If nothing else, I can take that away from my Figure Drawing training.

And I’m finding less hesitation about working with the human figure, now: at least, my own.

I’m thinking of taking in my Monolith graphite sticks to work tomorrow so that I can practice just drawing from life, in monochrome. Sometimes, it’s good to get back to basics.

And I still want to make a design for a linoleum block print using the flower image I mentioned a while ago. Maybe I should just use that as a jumping-off point, though, instead of trying to copy it. After all, I’m not sure there’s any more virtue in copying it than in imagining it; it might just be easier in the initial stages, when I don’t understand the forms.

That’s a good enough stopping point. It’s all I can think of, at this hour, and I have work to get to, tomorrow. I’m sure these things are very connected, but just how is something that isn’t totally clear to me, at the moment. In a few months, I bet it will be…


Finished Object: Scarab necklace.

So, a couple things have happened. I passed my written test for Driver’s Training (yay!), I did not fail Programming (yay!), I got a giant frikkin’ toolbox for my metals…which I’m wondering if I need, now (yay?), and I found some SuperDuos (? sadly, beads make me feel rich).

If you’re wondering why I didn’t post earlier, it’s because I spent 7 straight hours at the DMV, reapplying for an original license.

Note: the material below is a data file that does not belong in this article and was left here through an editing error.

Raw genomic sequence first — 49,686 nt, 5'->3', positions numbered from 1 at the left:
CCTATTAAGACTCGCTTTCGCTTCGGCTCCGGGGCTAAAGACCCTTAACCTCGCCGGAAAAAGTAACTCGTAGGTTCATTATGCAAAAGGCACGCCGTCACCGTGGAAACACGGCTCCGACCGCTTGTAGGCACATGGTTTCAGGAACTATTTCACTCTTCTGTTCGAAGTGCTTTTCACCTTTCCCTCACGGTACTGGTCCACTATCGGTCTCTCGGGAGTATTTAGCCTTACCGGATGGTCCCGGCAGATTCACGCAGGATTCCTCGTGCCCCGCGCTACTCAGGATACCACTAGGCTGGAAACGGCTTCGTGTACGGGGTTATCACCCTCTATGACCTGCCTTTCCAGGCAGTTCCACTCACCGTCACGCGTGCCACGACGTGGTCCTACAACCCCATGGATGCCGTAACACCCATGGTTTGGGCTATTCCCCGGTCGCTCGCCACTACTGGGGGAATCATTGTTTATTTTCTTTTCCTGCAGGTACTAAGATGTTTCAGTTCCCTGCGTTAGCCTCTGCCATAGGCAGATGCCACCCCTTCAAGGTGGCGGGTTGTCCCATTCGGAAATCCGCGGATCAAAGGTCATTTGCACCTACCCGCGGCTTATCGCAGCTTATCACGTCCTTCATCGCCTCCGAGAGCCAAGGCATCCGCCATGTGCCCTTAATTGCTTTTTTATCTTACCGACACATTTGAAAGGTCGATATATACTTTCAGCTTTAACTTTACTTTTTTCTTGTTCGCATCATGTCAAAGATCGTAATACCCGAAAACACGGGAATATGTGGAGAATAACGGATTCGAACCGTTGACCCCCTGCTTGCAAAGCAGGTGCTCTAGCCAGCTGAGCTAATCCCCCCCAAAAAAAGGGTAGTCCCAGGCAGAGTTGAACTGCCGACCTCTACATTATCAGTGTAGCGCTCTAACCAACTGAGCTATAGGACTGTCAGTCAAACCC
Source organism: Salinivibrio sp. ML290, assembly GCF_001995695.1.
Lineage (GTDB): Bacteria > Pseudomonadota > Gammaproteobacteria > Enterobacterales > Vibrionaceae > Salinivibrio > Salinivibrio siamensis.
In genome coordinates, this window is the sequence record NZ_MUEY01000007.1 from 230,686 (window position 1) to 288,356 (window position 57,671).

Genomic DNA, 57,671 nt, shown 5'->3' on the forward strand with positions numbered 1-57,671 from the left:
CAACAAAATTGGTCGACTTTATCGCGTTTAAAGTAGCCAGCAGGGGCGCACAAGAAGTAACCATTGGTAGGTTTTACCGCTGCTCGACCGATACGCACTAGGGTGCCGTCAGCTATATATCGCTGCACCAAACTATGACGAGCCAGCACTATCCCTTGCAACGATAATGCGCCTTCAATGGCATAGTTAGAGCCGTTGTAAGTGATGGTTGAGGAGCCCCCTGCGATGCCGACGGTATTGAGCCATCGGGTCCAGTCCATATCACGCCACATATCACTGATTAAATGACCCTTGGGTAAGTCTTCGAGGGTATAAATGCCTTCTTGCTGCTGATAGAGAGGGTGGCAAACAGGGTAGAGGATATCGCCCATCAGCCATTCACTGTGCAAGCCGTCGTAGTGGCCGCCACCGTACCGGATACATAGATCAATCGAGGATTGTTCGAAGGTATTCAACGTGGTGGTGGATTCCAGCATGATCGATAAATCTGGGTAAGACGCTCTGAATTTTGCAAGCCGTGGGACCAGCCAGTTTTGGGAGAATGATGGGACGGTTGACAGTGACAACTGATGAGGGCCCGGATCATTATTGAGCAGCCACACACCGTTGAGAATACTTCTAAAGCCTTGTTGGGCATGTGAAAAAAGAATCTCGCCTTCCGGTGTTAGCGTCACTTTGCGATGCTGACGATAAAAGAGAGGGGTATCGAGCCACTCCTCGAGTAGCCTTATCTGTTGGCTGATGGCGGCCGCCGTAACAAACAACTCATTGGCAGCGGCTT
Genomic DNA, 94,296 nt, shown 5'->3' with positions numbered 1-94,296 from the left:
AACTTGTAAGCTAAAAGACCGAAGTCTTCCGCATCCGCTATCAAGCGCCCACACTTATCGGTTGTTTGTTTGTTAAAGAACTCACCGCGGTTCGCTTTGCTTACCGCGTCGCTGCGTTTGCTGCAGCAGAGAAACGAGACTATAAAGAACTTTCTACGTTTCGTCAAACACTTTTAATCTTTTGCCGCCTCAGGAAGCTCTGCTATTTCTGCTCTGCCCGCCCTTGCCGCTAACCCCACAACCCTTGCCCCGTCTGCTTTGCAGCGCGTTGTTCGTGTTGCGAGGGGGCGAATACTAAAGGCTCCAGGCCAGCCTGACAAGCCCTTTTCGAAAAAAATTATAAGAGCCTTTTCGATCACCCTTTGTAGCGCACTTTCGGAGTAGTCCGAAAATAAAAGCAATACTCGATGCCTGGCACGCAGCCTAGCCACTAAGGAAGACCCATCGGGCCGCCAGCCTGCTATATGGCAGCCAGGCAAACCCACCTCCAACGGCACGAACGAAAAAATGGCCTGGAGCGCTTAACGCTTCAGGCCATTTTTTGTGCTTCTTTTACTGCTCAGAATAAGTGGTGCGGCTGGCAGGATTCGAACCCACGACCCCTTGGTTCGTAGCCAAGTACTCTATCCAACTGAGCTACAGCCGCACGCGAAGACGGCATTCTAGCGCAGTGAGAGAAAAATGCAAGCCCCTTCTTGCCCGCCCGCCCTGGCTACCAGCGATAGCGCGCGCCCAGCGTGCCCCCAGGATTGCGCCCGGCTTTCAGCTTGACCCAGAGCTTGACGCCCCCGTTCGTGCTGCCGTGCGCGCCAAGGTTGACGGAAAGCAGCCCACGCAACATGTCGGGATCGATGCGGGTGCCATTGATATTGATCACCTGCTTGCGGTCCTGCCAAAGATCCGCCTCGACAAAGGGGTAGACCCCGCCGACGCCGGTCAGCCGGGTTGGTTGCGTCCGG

We got there at 7:30 AM and weren’t done until 2:30 PM.

But. I can practice driving, again.

About that necklace I mentioned, last time: I was able to finish it, and it wasn’t a lot of work at all. One thing I need to keep in mind, though, is that when I’m closing the crimp endings, it’s to my advantage to close one half at a time, instead of immediately squashing the thing flat from one side. If I do the latter, I may end up with a slippery connection, as happened this time. I was able to mitigate it somewhat by tying an overhand knot directly after the crimp, so it will have a harder time moving…but crushing it halfway across, results in an inward-biting fold in the center of the crimp which may be more secure.

As it was, I tried using G-S Hypo Fabric Cement on this, and…I think the tube is mostly dried out. Like, there’s air in there and some vapor, but not much else. Normally, I’d use clear nail polish, but I kind of feel tacky using that, at this point. 😉

I should replace my cements, though. Not fun trying to coax anything (anything at all!) out of a needle applicator when you know the tube could bust at any second.

I took a number of photos earlier. Bathroom time! (I was using the viewfinder through the mirror, not taking a picture of the mirror itself…)